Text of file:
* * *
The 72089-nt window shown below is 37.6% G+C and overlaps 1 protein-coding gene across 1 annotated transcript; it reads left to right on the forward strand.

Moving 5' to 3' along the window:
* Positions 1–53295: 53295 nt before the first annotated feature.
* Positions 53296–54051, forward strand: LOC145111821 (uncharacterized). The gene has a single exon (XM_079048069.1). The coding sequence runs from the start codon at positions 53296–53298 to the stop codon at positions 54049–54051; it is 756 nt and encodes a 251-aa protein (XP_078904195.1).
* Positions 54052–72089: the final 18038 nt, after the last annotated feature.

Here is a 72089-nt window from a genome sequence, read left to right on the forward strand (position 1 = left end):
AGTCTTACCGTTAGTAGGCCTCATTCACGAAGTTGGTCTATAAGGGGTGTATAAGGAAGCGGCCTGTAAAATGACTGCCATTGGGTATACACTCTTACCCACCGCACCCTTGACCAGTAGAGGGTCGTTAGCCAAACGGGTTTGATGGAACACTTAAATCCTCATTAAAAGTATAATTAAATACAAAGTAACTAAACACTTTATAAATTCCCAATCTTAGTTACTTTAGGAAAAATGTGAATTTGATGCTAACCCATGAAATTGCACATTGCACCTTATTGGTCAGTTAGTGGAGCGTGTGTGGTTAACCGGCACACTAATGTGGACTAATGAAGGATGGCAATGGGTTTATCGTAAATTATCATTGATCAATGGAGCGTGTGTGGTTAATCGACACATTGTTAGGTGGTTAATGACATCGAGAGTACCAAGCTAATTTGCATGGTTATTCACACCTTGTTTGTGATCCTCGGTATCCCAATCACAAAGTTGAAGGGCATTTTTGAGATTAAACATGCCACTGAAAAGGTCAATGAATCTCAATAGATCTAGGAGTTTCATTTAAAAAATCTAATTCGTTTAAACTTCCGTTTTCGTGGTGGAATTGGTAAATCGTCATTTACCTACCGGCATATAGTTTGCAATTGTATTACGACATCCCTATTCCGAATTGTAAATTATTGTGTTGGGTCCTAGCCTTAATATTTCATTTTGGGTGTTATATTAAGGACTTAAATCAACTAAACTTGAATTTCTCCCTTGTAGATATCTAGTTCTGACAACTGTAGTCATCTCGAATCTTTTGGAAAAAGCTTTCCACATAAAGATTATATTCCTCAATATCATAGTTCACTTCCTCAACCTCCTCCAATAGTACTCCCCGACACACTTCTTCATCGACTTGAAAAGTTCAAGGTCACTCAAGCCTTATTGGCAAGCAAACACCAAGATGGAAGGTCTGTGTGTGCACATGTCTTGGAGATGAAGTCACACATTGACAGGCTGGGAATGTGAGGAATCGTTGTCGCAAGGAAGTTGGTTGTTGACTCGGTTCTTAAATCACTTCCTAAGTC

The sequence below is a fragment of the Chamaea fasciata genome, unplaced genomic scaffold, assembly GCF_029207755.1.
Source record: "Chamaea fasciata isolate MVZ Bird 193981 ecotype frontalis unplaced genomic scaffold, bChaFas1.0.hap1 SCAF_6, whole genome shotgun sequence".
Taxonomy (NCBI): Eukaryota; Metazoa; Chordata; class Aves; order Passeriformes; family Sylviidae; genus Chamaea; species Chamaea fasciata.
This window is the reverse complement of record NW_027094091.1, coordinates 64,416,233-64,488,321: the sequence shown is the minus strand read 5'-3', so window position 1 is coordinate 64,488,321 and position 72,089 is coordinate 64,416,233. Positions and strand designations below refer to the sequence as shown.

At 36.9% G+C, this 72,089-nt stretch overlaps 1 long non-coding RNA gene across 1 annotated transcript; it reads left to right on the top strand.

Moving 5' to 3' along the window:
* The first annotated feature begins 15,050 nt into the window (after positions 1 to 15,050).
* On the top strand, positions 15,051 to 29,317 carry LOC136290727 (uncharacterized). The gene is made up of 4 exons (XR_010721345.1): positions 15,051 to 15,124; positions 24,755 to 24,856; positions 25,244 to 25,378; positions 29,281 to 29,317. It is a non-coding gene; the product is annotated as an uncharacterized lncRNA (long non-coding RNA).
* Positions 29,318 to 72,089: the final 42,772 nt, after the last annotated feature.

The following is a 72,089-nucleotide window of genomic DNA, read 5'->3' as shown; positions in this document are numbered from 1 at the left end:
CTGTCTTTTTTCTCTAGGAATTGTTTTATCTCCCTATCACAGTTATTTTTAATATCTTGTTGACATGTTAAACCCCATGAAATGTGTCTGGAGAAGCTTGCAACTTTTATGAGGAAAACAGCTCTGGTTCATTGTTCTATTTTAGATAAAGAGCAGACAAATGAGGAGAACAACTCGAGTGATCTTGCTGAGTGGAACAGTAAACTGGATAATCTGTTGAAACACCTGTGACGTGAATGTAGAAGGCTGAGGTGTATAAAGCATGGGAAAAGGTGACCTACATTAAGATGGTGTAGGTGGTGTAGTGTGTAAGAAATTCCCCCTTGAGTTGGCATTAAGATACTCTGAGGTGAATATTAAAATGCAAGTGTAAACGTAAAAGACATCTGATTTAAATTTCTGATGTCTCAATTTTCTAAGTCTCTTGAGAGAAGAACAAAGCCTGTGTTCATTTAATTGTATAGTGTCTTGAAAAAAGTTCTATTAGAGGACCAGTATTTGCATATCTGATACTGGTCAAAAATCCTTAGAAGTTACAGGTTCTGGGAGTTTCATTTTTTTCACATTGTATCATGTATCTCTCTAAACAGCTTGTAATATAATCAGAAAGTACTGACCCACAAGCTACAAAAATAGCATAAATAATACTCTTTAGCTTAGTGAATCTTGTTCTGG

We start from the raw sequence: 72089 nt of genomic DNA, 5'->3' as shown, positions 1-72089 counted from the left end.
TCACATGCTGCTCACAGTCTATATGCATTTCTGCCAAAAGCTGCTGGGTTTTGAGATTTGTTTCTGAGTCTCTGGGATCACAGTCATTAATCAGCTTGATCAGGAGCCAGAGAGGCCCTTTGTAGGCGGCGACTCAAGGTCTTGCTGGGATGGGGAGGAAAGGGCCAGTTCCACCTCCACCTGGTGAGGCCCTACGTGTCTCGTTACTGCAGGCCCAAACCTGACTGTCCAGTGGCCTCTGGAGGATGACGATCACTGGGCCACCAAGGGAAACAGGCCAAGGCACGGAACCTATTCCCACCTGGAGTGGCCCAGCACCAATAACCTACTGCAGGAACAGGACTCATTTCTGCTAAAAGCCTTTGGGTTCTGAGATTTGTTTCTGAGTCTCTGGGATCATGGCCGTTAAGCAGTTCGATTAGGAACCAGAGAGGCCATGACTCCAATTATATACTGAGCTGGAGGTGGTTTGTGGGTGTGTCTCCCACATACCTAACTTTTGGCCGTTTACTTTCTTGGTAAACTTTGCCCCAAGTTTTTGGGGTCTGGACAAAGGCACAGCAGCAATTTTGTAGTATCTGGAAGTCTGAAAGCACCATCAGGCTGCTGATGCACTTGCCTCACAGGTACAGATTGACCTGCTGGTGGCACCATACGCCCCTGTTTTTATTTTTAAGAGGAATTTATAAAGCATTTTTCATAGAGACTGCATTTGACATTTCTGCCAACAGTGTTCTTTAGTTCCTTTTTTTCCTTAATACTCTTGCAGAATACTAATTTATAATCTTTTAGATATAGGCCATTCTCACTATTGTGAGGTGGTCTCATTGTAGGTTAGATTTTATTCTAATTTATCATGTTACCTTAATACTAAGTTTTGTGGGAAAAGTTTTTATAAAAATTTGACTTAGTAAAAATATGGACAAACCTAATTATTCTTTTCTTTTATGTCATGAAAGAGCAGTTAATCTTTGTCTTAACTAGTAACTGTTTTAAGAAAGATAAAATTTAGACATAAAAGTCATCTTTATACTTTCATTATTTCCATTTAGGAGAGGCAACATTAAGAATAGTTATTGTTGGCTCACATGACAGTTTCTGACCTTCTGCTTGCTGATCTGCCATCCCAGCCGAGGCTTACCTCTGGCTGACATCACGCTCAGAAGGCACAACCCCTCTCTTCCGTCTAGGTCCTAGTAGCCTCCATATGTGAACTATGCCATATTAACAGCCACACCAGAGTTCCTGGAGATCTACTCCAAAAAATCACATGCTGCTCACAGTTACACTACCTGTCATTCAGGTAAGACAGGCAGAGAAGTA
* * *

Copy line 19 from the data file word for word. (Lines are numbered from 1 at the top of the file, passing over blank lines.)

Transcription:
We start from the raw sequence: 72089 nt of genomic DNA, 5'->3' as shown, positions 1-72089 counted from the left end.